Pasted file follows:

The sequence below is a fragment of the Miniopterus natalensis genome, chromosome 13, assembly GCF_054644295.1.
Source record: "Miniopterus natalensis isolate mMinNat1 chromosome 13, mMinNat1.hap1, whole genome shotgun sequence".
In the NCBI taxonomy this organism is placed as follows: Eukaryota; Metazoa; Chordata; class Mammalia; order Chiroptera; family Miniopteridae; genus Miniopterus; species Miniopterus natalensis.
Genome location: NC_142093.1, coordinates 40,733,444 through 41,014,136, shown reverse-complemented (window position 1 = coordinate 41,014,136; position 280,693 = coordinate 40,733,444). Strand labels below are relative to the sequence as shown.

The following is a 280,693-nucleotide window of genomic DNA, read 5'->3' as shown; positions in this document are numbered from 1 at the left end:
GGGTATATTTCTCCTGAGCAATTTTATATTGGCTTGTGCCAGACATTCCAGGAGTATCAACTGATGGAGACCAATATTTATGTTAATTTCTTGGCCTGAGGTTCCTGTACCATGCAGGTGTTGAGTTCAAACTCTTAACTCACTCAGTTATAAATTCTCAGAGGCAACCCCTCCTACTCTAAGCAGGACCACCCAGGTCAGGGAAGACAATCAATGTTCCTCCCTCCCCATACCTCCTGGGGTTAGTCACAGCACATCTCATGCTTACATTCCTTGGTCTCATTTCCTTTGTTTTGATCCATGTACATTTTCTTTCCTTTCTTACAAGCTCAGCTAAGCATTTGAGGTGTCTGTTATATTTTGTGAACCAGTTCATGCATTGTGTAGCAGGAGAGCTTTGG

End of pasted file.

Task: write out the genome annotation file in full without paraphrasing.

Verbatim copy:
The sequence below is a fragment of the Miniopterus natalensis genome, chromosome 13, assembly GCF_054644295.1.
Source record: "Miniopterus natalensis isolate mMinNat1 chromosome 13, mMinNat1.hap1, whole genome shotgun sequence".
In the NCBI taxonomy this organism is placed as follows: Eukaryota; Metazoa; Chordata; class Mammalia; order Chiroptera; family Miniopteridae; genus Miniopterus; species Miniopterus natalensis.
Genome location: NC_142093.1, coordinates 40,733,444 through 41,014,136, shown reverse-complemented (window position 1 = coordinate 41,014,136; position 280,693 = coordinate 40,733,444). Strand labels below are relative to the sequence as shown.

The following is a 280,693-nucleotide window of genomic DNA, read 5'->3' as shown; positions in this document are numbered from 1 at the left end:
GGGTATATTTCTCCTGAGCAATTTTATATTGGCTTGTGCCAGACATTCCAGGAGTATCAACTGATGGAGACCAATATTTATGTTAATTTCTTGGCCTGAGGTTCCTGTACCATGCAGGTGTTGAGTTCAAACTCTTAACTCACTCAGTTATAAATTCTCAGAGGCAACCCCTCCTACTCTAAGCAGGACCACCCAGGTCAGGGAAGACAATCAATGTTCCTCCCTCCCCATACCTCCTGGGGTTAGTCACAGCACATCTCATGCTTACATTCCTTGGTCTCATTTCCTTTGTTTTGATCCATGTACATTTTCTTTCCTTTCTTACAAGCTCAGCTAAGCATTTGAGGTGTCTGTTATATTTTGTGAACCAGTTCATGCATTGTGTAGCAGGAGAGCTTTGG